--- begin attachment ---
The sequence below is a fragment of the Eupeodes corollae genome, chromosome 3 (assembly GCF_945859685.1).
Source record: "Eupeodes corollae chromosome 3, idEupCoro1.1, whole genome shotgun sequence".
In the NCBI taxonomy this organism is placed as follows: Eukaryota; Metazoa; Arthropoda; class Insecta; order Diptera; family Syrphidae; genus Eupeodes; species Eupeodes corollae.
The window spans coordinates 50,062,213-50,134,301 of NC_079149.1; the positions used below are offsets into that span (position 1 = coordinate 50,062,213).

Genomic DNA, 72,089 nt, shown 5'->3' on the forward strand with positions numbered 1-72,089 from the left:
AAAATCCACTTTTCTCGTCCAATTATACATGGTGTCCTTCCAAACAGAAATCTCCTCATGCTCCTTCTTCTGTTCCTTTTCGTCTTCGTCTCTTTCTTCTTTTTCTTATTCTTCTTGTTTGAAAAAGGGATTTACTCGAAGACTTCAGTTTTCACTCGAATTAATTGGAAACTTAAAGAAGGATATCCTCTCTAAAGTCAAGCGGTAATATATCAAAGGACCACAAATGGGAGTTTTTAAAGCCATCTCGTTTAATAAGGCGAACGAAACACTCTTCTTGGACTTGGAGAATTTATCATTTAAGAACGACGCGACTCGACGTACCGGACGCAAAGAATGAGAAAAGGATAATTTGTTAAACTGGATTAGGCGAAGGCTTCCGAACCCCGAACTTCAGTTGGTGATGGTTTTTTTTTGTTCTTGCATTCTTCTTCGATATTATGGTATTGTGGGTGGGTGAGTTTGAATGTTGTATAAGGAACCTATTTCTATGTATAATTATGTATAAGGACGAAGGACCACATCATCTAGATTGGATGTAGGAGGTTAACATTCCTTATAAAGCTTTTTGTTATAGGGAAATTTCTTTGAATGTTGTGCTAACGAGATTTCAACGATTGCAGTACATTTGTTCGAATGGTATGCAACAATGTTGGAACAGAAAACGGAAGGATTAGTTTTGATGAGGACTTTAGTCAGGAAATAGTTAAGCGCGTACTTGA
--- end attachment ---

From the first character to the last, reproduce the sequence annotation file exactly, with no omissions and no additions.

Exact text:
The sequence below is a fragment of the Eupeodes corollae genome, chromosome 3 (assembly GCF_945859685.1).
Source record: "Eupeodes corollae chromosome 3, idEupCoro1.1, whole genome shotgun sequence".
In the NCBI taxonomy this organism is placed as follows: Eukaryota; Metazoa; Arthropoda; class Insecta; order Diptera; family Syrphidae; genus Eupeodes; species Eupeodes corollae.
The window spans coordinates 50,062,213-50,134,301 of NC_079149.1; the positions used below are offsets into that span (position 1 = coordinate 50,062,213).

Genomic DNA, 72,089 nt, shown 5'->3' on the forward strand with positions numbered 1-72,089 from the left:
AAAATCCACTTTTCTCGTCCAATTATACATGGTGTCCTTCCAAACAGAAATCTCCTCATGCTCCTTCTTCTGTTCCTTTTCGTCTTCGTCTCTTTCTTCTTTTTCTTATTCTTCTTGTTTGAAAAAGGGATTTACTCGAAGACTTCAGTTTTCACTCGAATTAATTGGAAACTTAAAGAAGGATATCCTCTCTAAAGTCAAGCGGTAATATATCAAAGGACCACAAATGGGAGTTTTTAAAGCCATCTCGTTTAATAAGGCGAACGAAACACTCTTCTTGGACTTGGAGAATTTATCATTTAAGAACGACGCGACTCGACGTACCGGACGCAAAGAATGAGAAAAGGATAATTTGTTAAACTGGATTAGGCGAAGGCTTCCGAACCCCGAACTTCAGTTGGTGATGGTTTTTTTTTGTTCTTGCATTCTTCTTCGATATTATGGTATTGTGGGTGGGTGAGTTTGAATGTTGTATAAGGAACCTATTTCTATGTATAATTATGTATAAGGACGAAGGACCACATCATCTAGATTGGATGTAGGAGGTTAACATTCCTTATAAAGCTTTTTGTTATAGGGAAATTTCTTTGAATGTTGTGCTAACGAGATTTCAACGATTGCAGTACATTTGTTCGAATGGTATGCAACAATGTTGGAACAGAAAACGGAAGGATTAGTTTTGATGAGGACTTTAGTCAGGAAATAGTTAAGCGCGTACTTGA